In addition to the patient, her parents and sister were also available for molecular analysis. The pedigree of the family is shown in Figure 1. Blood samples were collected from all the family members. Genomic DNA was purified using a standard "salting-out" purification protocol. Total RNA was obtained using the Puregene RNA isolation kit (Gentra). The concentration of both DNA and RNA was measured using a spectrophotometer. All the 17 exons and intron-exon boundaries of the longest NTRK1 isoform (NM_002529) were analysed using PCR amplification of genomic DNA from the patient followed by direct DNA sequencing. The presence of the identified NTRK1 mutations was subsequently investigated in her relatives using the same methods. Primers for PCR amplification were designed using the Primer3 on-line application (http://frodo.wi.mit.edu/primer3/input.htm). Primer sequences and optimal annealing temperature for each primer pair are available upon request. All PCR reactions were carried out using TaqGold DNA polymerase (Applied Biosystems) with 5% DMSO (Sigma). Direct sequencing of both strands of the amplified DNA fragments was performed using the BigDye Terminator v3.1 Sequencing kit (Applied Biosystems). Sequencing reactions were analysed on an ABI PRISM 3130 Genetic Analyzer using the Sequence Scanner software (Applied Biosystems). The mutations described in this report are named following the recommendations from the Human Genome Variation Society (http://www.hgvs.org/mutnomen/).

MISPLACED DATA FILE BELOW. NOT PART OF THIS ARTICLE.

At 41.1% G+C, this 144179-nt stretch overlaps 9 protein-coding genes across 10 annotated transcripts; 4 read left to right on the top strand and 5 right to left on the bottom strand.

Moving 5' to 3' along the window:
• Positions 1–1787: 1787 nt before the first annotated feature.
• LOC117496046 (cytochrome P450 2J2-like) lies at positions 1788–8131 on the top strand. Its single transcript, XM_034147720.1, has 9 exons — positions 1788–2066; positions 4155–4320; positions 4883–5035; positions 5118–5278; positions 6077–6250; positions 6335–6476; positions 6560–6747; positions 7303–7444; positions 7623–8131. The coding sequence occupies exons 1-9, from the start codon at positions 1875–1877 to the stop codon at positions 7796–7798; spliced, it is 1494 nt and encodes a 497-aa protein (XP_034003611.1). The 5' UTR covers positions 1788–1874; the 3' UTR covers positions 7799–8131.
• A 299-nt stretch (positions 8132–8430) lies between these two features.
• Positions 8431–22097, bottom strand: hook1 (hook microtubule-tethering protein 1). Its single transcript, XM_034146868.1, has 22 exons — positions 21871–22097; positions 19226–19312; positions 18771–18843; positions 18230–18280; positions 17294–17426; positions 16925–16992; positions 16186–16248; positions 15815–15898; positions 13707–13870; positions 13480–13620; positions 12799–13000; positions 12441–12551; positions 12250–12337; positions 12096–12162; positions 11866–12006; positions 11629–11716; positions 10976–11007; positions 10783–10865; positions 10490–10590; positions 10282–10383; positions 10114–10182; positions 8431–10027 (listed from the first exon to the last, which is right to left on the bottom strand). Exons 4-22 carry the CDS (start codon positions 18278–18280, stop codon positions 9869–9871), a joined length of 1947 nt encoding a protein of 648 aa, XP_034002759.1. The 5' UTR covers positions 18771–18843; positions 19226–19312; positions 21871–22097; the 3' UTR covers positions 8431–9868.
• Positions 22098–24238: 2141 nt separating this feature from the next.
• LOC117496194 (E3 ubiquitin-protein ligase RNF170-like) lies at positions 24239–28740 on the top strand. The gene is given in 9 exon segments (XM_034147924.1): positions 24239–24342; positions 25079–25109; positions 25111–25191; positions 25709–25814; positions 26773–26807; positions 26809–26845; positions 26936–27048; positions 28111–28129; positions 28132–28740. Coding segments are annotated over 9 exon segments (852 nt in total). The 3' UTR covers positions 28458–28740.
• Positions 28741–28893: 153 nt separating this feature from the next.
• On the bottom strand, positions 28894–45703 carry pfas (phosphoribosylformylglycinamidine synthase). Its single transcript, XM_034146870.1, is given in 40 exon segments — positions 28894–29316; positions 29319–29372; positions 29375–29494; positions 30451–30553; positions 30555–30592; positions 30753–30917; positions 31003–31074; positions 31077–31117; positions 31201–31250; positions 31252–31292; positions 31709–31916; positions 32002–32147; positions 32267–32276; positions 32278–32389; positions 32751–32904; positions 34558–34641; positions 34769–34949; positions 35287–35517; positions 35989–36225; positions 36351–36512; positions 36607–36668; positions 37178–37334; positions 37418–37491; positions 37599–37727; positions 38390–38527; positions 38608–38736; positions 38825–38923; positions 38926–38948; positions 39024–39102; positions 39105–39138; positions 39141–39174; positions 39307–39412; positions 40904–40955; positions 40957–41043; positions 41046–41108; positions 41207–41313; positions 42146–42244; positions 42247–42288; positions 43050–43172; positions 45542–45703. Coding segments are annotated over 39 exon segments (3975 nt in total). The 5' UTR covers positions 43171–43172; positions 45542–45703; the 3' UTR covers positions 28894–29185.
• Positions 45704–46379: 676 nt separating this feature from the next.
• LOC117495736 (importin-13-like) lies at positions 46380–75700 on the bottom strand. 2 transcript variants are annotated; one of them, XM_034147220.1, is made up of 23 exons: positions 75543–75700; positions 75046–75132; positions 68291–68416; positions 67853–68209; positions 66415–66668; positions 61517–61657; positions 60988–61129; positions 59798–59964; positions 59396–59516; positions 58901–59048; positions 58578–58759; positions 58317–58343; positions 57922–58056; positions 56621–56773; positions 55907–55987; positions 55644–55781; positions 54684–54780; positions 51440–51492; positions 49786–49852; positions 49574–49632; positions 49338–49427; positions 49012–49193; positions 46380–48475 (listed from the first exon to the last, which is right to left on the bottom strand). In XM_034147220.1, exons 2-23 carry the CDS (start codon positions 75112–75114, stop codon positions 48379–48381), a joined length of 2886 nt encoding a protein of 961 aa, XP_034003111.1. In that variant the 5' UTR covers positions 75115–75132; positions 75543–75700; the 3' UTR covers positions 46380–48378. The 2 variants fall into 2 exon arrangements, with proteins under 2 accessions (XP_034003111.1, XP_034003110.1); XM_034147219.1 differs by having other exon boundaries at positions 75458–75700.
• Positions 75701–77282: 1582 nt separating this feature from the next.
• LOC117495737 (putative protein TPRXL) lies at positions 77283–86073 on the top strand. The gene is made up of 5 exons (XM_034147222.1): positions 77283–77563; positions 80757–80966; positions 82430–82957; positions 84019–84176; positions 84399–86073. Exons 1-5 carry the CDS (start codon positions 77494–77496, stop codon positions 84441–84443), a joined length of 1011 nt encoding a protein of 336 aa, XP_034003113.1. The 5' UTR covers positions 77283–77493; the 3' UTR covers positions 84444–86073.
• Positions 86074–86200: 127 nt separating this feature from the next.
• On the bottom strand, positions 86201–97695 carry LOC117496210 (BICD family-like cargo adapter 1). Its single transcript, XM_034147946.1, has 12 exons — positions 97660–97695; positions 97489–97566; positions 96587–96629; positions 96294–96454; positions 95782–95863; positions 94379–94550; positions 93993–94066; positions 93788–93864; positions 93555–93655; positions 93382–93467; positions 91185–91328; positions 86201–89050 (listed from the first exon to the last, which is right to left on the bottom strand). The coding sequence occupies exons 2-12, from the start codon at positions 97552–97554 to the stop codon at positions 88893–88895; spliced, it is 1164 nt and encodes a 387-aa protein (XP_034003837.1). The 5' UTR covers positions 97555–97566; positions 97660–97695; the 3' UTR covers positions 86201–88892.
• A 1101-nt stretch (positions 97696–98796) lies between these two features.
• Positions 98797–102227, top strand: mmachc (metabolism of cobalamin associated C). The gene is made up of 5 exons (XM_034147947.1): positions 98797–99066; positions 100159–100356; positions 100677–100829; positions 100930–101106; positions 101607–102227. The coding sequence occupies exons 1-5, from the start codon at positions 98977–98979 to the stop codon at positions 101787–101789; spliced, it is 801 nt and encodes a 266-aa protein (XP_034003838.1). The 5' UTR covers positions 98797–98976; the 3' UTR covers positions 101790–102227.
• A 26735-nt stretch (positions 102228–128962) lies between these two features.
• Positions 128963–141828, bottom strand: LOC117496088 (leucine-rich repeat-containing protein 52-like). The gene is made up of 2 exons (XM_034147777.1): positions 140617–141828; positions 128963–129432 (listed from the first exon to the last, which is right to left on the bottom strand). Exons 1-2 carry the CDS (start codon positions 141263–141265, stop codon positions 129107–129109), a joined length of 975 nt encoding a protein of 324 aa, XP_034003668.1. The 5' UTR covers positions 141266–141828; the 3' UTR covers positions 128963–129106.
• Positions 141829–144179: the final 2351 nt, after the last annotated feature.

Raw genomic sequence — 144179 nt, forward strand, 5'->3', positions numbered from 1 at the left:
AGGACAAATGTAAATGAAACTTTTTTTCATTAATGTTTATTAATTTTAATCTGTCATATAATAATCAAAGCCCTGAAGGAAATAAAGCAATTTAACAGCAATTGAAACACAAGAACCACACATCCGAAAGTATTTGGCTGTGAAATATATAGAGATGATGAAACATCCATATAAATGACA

One μg total RNA was reverse-transcribed using the SuperScript VILO cDNA Synthesis kit (Invitrogen), to generate complementary DNA (cDNA). Two sets of specific primers (P1-F/P1-R and P2-F/P2-R), whose location is indicated in Figure 2, were designed as described above. PCR reactions with each of the primer sets were carried out using 2 μl of cDNA. PCR products were inserted into the pCR2.1-TOPO vector using the TOPO TA Cloning kit (Invitrogen). DNA was extracted from 20 randomly selected bacterial clones. The size of the inserted PCR fragment in each clone was determined using PCR with a set of primers directed against vector sequences flanking the cloning site. Plasmid DNA from bacterial clones containing inserted PCR products of different size was purified using the QIAprep Spin Miniprep Kit (Qiagen) and sequenced as described above.